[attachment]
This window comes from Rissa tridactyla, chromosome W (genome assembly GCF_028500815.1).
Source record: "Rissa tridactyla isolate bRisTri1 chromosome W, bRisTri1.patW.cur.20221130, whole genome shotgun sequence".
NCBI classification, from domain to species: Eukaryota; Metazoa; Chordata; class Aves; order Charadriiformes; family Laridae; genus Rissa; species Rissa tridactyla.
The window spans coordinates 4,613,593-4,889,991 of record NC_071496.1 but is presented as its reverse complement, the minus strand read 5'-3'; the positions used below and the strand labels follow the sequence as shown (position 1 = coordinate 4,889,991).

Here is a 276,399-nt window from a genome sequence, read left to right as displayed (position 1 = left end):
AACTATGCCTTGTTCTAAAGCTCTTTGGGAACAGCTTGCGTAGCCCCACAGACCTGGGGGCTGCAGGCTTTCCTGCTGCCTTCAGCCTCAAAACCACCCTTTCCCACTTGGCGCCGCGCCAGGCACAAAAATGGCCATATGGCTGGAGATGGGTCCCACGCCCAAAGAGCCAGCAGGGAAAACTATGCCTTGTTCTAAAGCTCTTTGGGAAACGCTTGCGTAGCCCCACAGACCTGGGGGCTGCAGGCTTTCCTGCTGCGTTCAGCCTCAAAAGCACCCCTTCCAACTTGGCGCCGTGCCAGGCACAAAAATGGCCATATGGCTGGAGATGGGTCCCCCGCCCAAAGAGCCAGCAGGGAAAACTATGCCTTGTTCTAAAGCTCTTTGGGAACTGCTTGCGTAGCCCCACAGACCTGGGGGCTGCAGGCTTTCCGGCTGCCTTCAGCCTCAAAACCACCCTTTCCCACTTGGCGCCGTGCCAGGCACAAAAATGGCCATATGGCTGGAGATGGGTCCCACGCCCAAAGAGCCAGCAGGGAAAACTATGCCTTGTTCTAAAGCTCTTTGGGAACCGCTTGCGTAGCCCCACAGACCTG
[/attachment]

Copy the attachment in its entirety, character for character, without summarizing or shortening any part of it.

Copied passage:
This window comes from Rissa tridactyla, chromosome W (genome assembly GCF_028500815.1).
Source record: "Rissa tridactyla isolate bRisTri1 chromosome W, bRisTri1.patW.cur.20221130, whole genome shotgun sequence".
NCBI classification, from domain to species: Eukaryota; Metazoa; Chordata; class Aves; order Charadriiformes; family Laridae; genus Rissa; species Rissa tridactyla.
The window spans coordinates 4,613,593-4,889,991 of record NC_071496.1 but is presented as its reverse complement, the minus strand read 5'-3'; the positions used below and the strand labels follow the sequence as shown (position 1 = coordinate 4,889,991).

Here is a 276,399-nt window from a genome sequence, read left to right as displayed (position 1 = left end):
AACTATGCCTTGTTCTAAAGCTCTTTGGGAACAGCTTGCGTAGCCCCACAGACCTGGGGGCTGCAGGCTTTCCTGCTGCCTTCAGCCTCAAAACCACCCTTTCCCACTTGGCGCCGCGCCAGGCACAAAAATGGCCATATGGCTGGAGATGGGTCCCACGCCCAAAGAGCCAGCAGGGAAAACTATGCCTTGTTCTAAAGCTCTTTGGGAAACGCTTGCGTAGCCCCACAGACCTGGGGGCTGCAGGCTTTCCTGCTGCGTTCAGCCTCAAAAGCACCCCTTCCAACTTGGCGCCGTGCCAGGCACAAAAATGGCCATATGGCTGGAGATGGGTCCCCCGCCCAAAGAGCCAGCAGGGAAAACTATGCCTTGTTCTAAAGCTCTTTGGGAACTGCTTGCGTAGCCCCACAGACCTGGGGGCTGCAGGCTTTCCGGCTGCCTTCAGCCTCAAAACCACCCTTTCCCACTTGGCGCCGTGCCAGGCACAAAAATGGCCATATGGCTGGAGATGGGTCCCACGCCCAAAGAGCCAGCAGGGAAAACTATGCCTTGTTCTAAAGCTCTTTGGGAACCGCTTGCGTAGCCCCACAGACCTG